Demand is driven by a desire from students and their parents to be able to compete globally in the foreign university degrees arena. However, growth could be hampered by a short-supply of native English teachers the organisation has warned.
“It’s not only learning in English … It’s also the increased opportunities that internationally respected curricula and examinations offer”
Five years ago, the total number of students at international schools was 2.75 million, and 15 years ago just under a million students were enrolled.
Now with four million students attending an international school, Nick Brummitt, chairman of ISC, emphasised how international schools are becoming increasingly desirable across the globe.
“As economies improve and incomes increase, an international school education becomes high on the list of priorities for more families,” he told The PIE News.
Around 80% of the students in English-medium international schools are from non-English speaking families, according to ISC.
However, “it’s not only learning in English that’s the impetus,” commented Brummitt. “It’s also the increased opportunities that internationally respected curricula and examinations offer.”
English-medium international schools often teach Western-recognised curriculums including the International Baccalaureate and the National Curriculum of England, which Brummitt says appeals to students from around the world.
“Such qualifications are a way for young people to increase their chances of attending reputable, English-medium universities and to compete on the global stage,” he said.
“And this is what’s fuelling the growth of international schools around the world.”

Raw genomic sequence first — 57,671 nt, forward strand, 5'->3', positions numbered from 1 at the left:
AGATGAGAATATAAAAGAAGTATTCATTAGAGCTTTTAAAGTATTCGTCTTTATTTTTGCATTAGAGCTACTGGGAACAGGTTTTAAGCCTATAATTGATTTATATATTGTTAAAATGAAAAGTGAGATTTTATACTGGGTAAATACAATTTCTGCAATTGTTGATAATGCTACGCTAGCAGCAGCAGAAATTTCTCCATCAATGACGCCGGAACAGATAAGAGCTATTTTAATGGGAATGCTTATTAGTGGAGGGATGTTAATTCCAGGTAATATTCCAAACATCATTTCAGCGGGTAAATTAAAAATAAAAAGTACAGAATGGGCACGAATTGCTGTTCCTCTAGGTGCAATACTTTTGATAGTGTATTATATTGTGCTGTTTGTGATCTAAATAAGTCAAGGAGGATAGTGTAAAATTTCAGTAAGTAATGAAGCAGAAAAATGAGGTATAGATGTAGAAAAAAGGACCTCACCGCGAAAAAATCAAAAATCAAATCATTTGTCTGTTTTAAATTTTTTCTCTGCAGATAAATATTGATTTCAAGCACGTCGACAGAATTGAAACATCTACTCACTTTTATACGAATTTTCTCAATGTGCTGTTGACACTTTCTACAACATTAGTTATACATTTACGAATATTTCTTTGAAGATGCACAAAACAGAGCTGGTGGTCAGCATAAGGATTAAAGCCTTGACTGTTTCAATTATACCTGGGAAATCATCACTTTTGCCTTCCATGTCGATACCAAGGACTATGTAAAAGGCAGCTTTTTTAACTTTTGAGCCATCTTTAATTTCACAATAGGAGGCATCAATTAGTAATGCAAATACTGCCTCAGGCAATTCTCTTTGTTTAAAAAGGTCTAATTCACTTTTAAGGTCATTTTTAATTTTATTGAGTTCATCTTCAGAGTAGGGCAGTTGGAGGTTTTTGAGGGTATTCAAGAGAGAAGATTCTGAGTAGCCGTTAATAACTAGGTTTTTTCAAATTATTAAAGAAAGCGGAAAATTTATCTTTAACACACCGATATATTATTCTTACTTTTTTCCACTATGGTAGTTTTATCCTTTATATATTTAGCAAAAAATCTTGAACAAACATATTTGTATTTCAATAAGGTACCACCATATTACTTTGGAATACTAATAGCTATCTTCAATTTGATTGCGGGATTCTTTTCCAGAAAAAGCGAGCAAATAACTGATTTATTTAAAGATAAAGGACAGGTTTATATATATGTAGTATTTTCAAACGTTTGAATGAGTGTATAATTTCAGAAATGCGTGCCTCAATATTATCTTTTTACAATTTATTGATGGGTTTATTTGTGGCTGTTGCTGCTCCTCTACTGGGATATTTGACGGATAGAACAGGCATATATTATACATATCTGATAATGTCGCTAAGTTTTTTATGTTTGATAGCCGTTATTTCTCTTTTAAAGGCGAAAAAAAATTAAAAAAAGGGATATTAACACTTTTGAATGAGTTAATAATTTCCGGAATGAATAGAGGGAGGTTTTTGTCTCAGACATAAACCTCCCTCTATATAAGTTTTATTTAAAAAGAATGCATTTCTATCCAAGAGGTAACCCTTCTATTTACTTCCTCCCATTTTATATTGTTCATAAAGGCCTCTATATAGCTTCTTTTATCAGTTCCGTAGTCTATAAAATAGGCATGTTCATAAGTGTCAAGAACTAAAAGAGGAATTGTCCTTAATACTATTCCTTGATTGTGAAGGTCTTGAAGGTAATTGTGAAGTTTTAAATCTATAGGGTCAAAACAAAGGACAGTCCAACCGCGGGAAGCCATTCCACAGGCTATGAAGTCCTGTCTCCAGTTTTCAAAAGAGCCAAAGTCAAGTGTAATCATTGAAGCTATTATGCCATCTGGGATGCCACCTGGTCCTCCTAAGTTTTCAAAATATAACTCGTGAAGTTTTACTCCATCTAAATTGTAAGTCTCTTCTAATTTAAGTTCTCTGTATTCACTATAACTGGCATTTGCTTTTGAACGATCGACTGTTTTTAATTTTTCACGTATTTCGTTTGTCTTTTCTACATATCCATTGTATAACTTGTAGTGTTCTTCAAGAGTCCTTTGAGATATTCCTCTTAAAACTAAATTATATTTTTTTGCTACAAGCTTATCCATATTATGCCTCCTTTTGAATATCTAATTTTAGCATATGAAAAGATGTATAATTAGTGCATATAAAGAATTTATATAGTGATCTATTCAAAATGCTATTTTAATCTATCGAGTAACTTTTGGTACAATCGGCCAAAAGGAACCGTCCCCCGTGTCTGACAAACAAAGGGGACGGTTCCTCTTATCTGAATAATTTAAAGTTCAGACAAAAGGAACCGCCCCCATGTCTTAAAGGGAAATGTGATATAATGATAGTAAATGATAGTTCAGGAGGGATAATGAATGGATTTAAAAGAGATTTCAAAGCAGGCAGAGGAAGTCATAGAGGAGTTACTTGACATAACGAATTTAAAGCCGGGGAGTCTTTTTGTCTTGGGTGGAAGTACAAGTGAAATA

Some regions are growing more quickly than others. The UAE, for example, has seen a huge increase in supply from 312 English-medium international schools five years ago to 514 last month.
The total number of students enrolled in these schools is now at 479,700 – an increase from 278,717 in May 2010 – representing the highest number of students enrolled across all major international school markets.
As well as the level of demand from the local population, the growth in this region has been attributed to the high number of expatriates, the wealth of the country, and the governments of Abu Dhabi and Dubai allowing an unlimited number of students at international schools.
In addition to the UAE, the international schools market in China has also boomed, increasing from 260 schools in May 2010 to 530 English-medium international schools across the country, enrolling 326,400 students this year.
“There are not enough top quality teachers who meet these criteria and schools compete to recruit the best ones”
According to ISC, there’s an increasing demand from Chinese nationals for English-medium, western-oriented education that prepares students well for western university.
Beyond the UAE and China, Brummitt expects enrolments to continue to rise right across the globe.
“In Malaysia, the government has removed a previous limit on enrolment of local students at international schools,” he said. “In Qatar, UAE and Hong Kong, demand exceeds supply and school expansions and new developments will respond to this.
“In some of the Latin American countries improved economies coupled with a growing demand for bilingual education is fuelling the growth,” he added.
However, he noted that recruiting and retaining a quality teaching force remains a significant barrier for some providers.
In its Global Report released earlier this year, ISC observed that international schools “need to recruit teachers whose mother tongue is English, who have experience of teaching globally recognised curricula and who are willing to move away from their home countries.”
It went on to underline that: “there are not enough top quality teachers who meet these criteria and schools compete to recruit the best ones.”